Do we really need 50 gallons of scalding hot water all the time?
Unless you take showers every half hour, the answer is probably no. Yet most homes and many apartment buildings are set up with individual tank water heaters that do just that. The waste is enormous: hot water accounts for 15-30% of your home's energy use.
So, how do they work, and what—besides the obvious energy savings—makes them green?
• Tankless hot water heaters sense demand and start working when you turn on the hot water tap. For a few seconds, the water runs cold, then lukewarm, then hot; how long it takes to get hot is a function of how quickly the model you choose heats water and how far the water has to travel through pipes to get to the tap.
• Most tankless hot water heaters work by burning natural gas or propane and sending cold water through a heat exchanger. Some models can use electricity, though they typically can't deliver the same volume as gas models: fine for sinks, less so for showers.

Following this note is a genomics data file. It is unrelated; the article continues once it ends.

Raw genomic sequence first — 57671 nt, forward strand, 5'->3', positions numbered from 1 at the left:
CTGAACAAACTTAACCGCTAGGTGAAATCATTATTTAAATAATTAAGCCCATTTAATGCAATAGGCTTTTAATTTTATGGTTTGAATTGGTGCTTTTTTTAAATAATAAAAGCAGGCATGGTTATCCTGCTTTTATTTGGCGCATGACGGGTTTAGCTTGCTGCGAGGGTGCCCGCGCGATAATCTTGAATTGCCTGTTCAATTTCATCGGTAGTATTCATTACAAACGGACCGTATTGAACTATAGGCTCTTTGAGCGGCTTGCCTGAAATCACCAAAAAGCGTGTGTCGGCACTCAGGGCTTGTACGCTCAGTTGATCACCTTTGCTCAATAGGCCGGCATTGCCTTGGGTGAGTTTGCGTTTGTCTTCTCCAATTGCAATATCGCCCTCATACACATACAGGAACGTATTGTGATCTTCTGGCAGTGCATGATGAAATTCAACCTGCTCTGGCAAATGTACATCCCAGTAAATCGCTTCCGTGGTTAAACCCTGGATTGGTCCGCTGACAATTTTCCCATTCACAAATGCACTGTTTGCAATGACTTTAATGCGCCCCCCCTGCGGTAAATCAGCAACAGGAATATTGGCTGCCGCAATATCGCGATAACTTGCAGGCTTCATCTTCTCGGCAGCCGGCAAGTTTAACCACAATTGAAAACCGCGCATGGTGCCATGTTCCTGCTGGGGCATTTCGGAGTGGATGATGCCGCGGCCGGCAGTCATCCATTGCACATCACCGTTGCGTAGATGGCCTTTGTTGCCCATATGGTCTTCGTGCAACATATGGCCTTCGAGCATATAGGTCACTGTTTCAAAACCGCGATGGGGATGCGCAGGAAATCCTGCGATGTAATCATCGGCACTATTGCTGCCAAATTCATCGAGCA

• A less common green attribute: tankless heaters are a lot smaller. If you're dealing with limited space, getting back the 4 square feet a regular water heater eats up can be priceless. If you're building, that's 4 square feet you don't have to build, heat, and cool. Some tankless heaters can even be installed outside!
Manufacturers of whole-house hot water heaters include Rinnai and Bosch.
Treehugger's post on Tankless Water Heater myths -- install a tankless hot water heater, and the Hinkle Charitable Foundation will give $100 to a non-profit working to "combat global poverty and climate change."
The Federal Tax Credit of $300 expires soon. This link is to a commercial site (the Department of Energy site is pretty wordy), so proceed with caution.